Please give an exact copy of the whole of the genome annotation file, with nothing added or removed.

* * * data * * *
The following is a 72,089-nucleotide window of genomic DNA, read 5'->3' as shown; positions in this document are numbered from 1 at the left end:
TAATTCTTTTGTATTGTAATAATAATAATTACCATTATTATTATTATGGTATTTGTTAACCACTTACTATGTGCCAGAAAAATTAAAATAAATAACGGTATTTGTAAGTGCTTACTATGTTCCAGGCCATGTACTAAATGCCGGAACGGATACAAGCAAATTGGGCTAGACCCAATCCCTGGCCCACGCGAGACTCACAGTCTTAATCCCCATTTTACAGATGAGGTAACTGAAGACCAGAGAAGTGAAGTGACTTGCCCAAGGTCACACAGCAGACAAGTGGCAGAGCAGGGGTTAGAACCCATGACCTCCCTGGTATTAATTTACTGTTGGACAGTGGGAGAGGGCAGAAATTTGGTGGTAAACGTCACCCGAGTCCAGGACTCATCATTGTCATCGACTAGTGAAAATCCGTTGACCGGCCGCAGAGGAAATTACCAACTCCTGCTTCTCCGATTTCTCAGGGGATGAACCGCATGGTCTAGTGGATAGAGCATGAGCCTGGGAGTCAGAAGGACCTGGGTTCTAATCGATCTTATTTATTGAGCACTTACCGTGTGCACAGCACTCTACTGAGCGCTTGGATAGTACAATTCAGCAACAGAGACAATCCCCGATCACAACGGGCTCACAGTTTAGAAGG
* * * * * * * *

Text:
The following is a 72,089-nucleotide window of genomic DNA, read 5'->3' as shown; positions in this document are numbered from 1 at the left end:
TAATTCTTTTGTATTGTAATAATAATAATTACCATTATTATTATTATGGTATTTGTTAACCACTTACTATGTGCCAGAAAAATTAAAATAAATAACGGTATTTGTAAGTGCTTACTATGTTCCAGGCCATGTACTAAATGCCGGAACGGATACAAGCAAATTGGGCTAGACCCAATCCCTGGCCCACGCGAGACTCACAGTCTTAATCCCCATTTTACAGATGAGGTAACTGAAGACCAGAGAAGTGAAGTGACTTGCCCAAGGTCACACAGCAGACAAGTGGCAGAGCAGGGGTTAGAACCCATGACCTCCCTGGTATTAATTTACTGTTGGACAGTGGGAGAGGGCAGAAATTTGGTGGTAAACGTCACCCGAGTCCAGGACTCATCATTGTCATCGACTAGTGAAAATCCGTTGACCGGCCGCAGAGGAAATTACCAACTCCTGCTTCTCCGATTTCTCAGGGGATGAACCGCATGGTCTAGTGGATAGAGCATGAGCCTGGGAGTCAGAAGGACCTGGGTTCTAATCGATCTTATTTATTGAGCACTTACCGTGTGCACAGCACTCTACTGAGCGCTTGGATAGTACAATTCAGCAACAGAGACAATCCCCGATCACAACGGGCTCACAGTTTAGAAGG